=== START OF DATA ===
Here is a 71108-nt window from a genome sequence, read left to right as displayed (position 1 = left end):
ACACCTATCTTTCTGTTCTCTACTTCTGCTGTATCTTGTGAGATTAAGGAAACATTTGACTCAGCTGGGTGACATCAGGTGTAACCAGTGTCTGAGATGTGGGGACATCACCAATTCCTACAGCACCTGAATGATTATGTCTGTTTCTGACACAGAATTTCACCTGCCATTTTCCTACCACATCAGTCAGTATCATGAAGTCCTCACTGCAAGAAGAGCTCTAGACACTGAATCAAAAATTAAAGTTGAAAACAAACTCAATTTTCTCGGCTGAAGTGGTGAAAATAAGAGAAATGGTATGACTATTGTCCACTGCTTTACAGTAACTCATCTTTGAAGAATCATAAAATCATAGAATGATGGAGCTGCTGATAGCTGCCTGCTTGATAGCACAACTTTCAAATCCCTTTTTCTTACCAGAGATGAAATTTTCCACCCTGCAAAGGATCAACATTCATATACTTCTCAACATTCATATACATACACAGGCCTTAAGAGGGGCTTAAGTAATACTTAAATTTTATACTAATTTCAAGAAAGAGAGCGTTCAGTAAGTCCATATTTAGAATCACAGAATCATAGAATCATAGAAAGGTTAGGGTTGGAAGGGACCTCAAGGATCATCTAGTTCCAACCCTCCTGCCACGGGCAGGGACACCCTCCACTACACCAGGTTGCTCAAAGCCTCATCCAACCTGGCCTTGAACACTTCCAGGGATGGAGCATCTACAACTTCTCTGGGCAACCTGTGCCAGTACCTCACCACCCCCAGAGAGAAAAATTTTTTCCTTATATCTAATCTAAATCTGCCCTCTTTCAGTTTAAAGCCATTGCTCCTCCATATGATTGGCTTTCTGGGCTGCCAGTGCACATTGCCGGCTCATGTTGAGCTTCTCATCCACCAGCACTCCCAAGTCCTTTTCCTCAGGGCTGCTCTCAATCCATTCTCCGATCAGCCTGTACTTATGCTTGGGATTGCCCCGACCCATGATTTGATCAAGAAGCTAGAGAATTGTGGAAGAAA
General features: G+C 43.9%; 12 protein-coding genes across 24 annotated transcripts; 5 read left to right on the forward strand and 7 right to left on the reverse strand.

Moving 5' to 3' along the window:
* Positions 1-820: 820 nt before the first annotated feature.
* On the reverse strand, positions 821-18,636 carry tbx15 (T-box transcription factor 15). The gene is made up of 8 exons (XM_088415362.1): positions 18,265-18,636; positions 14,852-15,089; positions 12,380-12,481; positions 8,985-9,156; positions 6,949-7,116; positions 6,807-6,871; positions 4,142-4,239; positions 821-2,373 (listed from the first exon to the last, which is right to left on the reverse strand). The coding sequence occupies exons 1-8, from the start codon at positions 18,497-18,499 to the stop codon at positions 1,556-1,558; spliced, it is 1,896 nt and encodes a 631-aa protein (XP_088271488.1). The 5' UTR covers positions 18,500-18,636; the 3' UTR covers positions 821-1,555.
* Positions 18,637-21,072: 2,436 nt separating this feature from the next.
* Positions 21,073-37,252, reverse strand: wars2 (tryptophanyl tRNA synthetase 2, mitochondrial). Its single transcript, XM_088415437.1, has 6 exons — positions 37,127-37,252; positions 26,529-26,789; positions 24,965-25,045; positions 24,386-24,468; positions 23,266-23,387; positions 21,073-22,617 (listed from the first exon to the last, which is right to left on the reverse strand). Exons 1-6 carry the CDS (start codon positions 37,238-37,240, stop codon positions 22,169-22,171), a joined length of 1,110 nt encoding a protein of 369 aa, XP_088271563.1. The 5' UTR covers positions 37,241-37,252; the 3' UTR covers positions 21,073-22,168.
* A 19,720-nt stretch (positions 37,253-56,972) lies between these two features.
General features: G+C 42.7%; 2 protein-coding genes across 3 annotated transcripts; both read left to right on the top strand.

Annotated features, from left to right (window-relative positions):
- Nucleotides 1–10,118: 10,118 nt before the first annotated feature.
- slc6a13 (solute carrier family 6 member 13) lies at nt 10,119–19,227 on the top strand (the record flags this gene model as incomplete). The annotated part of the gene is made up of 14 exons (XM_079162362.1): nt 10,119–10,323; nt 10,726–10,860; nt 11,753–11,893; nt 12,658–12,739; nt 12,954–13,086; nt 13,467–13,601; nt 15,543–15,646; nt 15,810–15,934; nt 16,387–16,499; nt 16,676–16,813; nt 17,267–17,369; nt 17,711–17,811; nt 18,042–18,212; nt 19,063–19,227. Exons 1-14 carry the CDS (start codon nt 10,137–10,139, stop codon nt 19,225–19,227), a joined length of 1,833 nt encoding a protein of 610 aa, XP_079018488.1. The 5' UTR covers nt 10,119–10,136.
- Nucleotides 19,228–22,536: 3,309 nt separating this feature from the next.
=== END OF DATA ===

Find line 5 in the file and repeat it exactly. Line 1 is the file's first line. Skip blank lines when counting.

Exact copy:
* Positions 1-820: 820 nt before the first annotated feature.